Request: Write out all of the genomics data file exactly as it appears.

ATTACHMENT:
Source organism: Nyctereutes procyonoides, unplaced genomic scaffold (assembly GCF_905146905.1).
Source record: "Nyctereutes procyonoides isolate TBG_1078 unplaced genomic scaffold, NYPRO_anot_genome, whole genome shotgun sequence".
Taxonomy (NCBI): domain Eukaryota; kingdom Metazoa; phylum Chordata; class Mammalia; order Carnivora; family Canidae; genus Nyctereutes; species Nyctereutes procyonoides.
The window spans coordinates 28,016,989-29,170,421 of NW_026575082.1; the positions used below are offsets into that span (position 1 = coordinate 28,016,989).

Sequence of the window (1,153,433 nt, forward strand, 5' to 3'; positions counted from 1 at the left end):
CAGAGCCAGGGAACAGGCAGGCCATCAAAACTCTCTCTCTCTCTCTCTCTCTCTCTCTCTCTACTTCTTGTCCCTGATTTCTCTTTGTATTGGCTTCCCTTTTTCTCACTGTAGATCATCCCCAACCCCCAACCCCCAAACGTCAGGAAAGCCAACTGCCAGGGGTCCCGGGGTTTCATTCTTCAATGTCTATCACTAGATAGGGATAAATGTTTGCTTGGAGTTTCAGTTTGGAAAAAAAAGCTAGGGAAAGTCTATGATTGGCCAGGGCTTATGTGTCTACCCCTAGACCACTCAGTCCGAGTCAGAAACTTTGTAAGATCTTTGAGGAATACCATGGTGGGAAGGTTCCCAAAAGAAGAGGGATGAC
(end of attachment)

Source organism: Nyctereutes procyonoides, unplaced genomic scaffold (assembly GCF_905146905.1).
Source record: "Nyctereutes procyonoides isolate TBG_1078 unplaced genomic scaffold, NYPRO_anot_genome, whole genome shotgun sequence".
Taxonomy (NCBI): domain Eukaryota; kingdom Metazoa; phylum Chordata; class Mammalia; order Carnivora; family Canidae; genus Nyctereutes; species Nyctereutes procyonoides.
The window spans coordinates 28,016,989-29,170,421 of NW_026575082.1; the positions used below are offsets into that span (position 1 = coordinate 28,016,989).

Sequence of the window (1,153,433 nt, forward strand, 5' to 3'; positions counted from 1 at the left end):
CAGAGCCAGGGAACAGGCAGGCCATCAAAACTCTCTCTCTCTCTCTCTCTCTCTCTCTCTCTACTTCTTGTCCCTGATTTCTCTTTGTATTGGCTTCCCTTTTTCTCACTGTAGATCATCCCCAACCCCCAACCCCCAAACGTCAGGAAAGCCAACTGCCAGGGGTCCCGGGGTTTCATTCTTCAATGTCTATCACTAGATAGGGATAAATGTTTGCTTGGAGTTTCAGTTTGGAAAAAAAAGCTAGGGAAAGTCTATGATTGGCCAGGGCTTATGTGTCTACCCCTAGACCACTCAGTCCGAGTCAGAAACTTTGTAAGATCTTTGAGGAATACCATGGTGGGAAGGTTCCCAAAAGAAGAGGGATGAC